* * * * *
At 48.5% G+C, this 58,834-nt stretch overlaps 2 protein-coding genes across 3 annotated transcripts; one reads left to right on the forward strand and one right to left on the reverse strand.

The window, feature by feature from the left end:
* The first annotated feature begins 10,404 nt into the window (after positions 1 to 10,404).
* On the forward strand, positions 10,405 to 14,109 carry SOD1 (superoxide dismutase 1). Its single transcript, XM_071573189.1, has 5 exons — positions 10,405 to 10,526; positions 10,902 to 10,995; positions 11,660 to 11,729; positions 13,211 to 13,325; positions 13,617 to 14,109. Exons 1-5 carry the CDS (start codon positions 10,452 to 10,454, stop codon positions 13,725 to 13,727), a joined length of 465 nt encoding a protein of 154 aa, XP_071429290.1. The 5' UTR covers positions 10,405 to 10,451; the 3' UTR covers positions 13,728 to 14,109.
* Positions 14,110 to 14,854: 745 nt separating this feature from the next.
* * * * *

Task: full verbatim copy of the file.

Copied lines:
At 48.5% G+C, this 58,834-nt stretch overlaps 2 protein-coding genes across 3 annotated transcripts; one reads left to right on the forward strand and one right to left on the reverse strand.

The window, feature by feature from the left end:
* The first annotated feature begins 10,404 nt into the window (after positions 1 to 10,404).
* On the forward strand, positions 10,405 to 14,109 carry SOD1 (superoxide dismutase 1). Its single transcript, XM_071573189.1, has 5 exons — positions 10,405 to 10,526; positions 10,902 to 10,995; positions 11,660 to 11,729; positions 13,211 to 13,325; positions 13,617 to 14,109. Exons 1-5 carry the CDS (start codon positions 10,452 to 10,454, stop codon positions 13,725 to 13,727), a joined length of 465 nt encoding a protein of 154 aa, XP_071429290.1. The 5' UTR covers positions 10,405 to 10,451; the 3' UTR covers positions 13,728 to 14,109.
* Positions 14,110 to 14,854: 745 nt separating this feature from the next.